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Opinion It will be bad if Merrick Garland prosecutes Trump — and worse if he doesn’t

Former Trump campaign manager Bill Stepien is seen on the screen in Washington, D.C., on June 13. (Jabin Botsford/The Washington Post)

It will set a disturbing precedent if Attorney General Merrick Garland prosecutes former president Donald Trump for alleged crimes. But I believe it will set a worse precedent if Garland doesn’t.

There are obvious risks in a political system where criminal charges and jail sentences can be used to achieve political ends.

All we need to do is look to South America, where former presidents Carlos Menem of Argentina, Alberto Fujimori of Peru and Luiz Inácio Lula da Silva of Brazil all were sentenced to prison terms for various crimes including, in Fujimori’s case, the creation of a murderous right-wing death squad. In each case, die-hard supporters believed their hero had been railroaded for political purposes. Those prosecutions may have served justice. But their sentences did nothing, at least in the short term, for unity or stability.

And the prosecutions created an incentive for revenge. If Lula defeats President Jair Bolsonaro in Brazil’s October election, will the Trump-like Bolsonaro be put in the dock? Closer to home, would the next Republican administration invent some reason to bring charges against President Biden or his son Hunter?

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We should not rush to become that kind of country. But it might be even more dangerous to live in the sort of nation where a president can violate the law with absolute impunity. Once, we might have worried about a leader who would risk shooting a man on Fifth Avenue. Now, we risk being governed by a president who will try his best to negate the will of the voters and remain in office despite having been dismissed.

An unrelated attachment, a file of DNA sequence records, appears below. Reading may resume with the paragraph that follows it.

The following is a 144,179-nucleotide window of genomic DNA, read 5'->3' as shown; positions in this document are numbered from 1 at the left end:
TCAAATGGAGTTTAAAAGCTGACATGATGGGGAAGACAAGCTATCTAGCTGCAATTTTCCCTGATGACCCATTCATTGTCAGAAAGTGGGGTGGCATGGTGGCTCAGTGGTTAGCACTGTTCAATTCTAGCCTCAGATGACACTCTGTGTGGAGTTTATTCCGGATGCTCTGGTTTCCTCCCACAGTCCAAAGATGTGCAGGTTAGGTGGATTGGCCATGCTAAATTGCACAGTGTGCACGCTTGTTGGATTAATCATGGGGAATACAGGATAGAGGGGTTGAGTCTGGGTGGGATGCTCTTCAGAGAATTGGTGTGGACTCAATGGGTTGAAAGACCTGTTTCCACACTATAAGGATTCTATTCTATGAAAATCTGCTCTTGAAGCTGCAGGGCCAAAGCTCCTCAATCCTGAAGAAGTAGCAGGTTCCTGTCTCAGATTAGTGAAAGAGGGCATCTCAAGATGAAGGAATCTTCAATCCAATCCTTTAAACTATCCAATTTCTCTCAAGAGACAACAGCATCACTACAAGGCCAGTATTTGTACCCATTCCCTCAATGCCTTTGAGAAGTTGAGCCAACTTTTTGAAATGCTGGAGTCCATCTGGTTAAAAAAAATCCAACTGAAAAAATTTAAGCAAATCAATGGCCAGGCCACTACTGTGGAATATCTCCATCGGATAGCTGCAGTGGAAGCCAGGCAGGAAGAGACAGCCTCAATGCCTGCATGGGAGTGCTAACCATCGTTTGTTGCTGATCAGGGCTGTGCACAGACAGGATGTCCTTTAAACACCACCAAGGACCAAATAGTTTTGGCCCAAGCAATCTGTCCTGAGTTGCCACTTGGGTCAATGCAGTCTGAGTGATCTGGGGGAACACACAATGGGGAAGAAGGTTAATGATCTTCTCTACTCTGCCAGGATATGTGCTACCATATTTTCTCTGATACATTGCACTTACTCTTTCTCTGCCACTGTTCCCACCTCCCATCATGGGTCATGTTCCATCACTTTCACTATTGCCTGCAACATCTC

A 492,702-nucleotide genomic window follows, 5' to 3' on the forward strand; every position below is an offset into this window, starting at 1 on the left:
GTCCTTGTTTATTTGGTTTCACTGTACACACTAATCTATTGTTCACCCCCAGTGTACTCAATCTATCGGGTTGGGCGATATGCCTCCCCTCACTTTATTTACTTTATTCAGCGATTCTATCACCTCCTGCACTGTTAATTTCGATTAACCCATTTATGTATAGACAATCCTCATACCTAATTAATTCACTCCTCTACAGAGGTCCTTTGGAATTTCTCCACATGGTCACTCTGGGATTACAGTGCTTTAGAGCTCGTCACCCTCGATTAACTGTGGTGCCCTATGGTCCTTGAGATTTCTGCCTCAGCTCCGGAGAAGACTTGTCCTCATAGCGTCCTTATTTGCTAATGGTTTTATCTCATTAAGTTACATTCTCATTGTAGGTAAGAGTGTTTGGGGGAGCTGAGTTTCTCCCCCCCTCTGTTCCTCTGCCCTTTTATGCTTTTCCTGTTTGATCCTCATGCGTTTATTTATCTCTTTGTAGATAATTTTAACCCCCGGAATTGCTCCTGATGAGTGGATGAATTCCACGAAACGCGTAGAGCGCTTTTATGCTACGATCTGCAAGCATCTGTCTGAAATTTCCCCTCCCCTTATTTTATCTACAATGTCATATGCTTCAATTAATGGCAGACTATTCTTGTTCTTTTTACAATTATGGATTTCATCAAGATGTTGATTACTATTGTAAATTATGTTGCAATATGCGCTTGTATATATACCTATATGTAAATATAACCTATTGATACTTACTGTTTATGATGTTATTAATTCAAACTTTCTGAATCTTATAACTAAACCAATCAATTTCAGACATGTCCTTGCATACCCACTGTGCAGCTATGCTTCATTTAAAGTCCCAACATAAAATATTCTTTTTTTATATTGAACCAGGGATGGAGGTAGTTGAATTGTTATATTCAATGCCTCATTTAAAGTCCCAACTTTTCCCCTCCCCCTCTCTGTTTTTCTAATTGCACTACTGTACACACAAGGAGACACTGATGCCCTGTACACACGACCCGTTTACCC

Edward B. Foley: There is a better option to keep Trump out of office than prosecution

The Jan. 6 House selectcommittee, in its riveting public hearings, has made what strikes this non-lawyer as a compelling case that Trump orchestrated a fraudulent and ultimately violent attempt to overturn the result of the 2020 election.

Trump’s involvement in what amounted to a failed coup went far beyond the incendiary speech on the Ellipse that launched the mob toward the Capitol. And he persisted even though, as we now know, Trump was repeatedly told that his claims of a “stolen election” were nonsense.

Bill Stepien, Trump’s former campaign manager, told him beforehand that a “red mirage” on election night would make it look as if Trump was winning — but only temporarily. Trump’s attorney general, William P. Barr, said Trump’s repeated claims of voter fraud were “completely bogus and silly” — and told Trump to his face that the allegations were worthless.

Despite this, Trump went ahead not just with incendiary tweets, but with phone calls to election officials in hotly contested states pressuring them to “find” nonexistent Trump votes or decertify the election results or name “alternate” slates of electors. He called supporters to D.C. for a climactic confrontation on the day when Congress and the vice president would formally certify Biden’s election. And he raised $250 million in donations for an “election defense fund” that did not exist.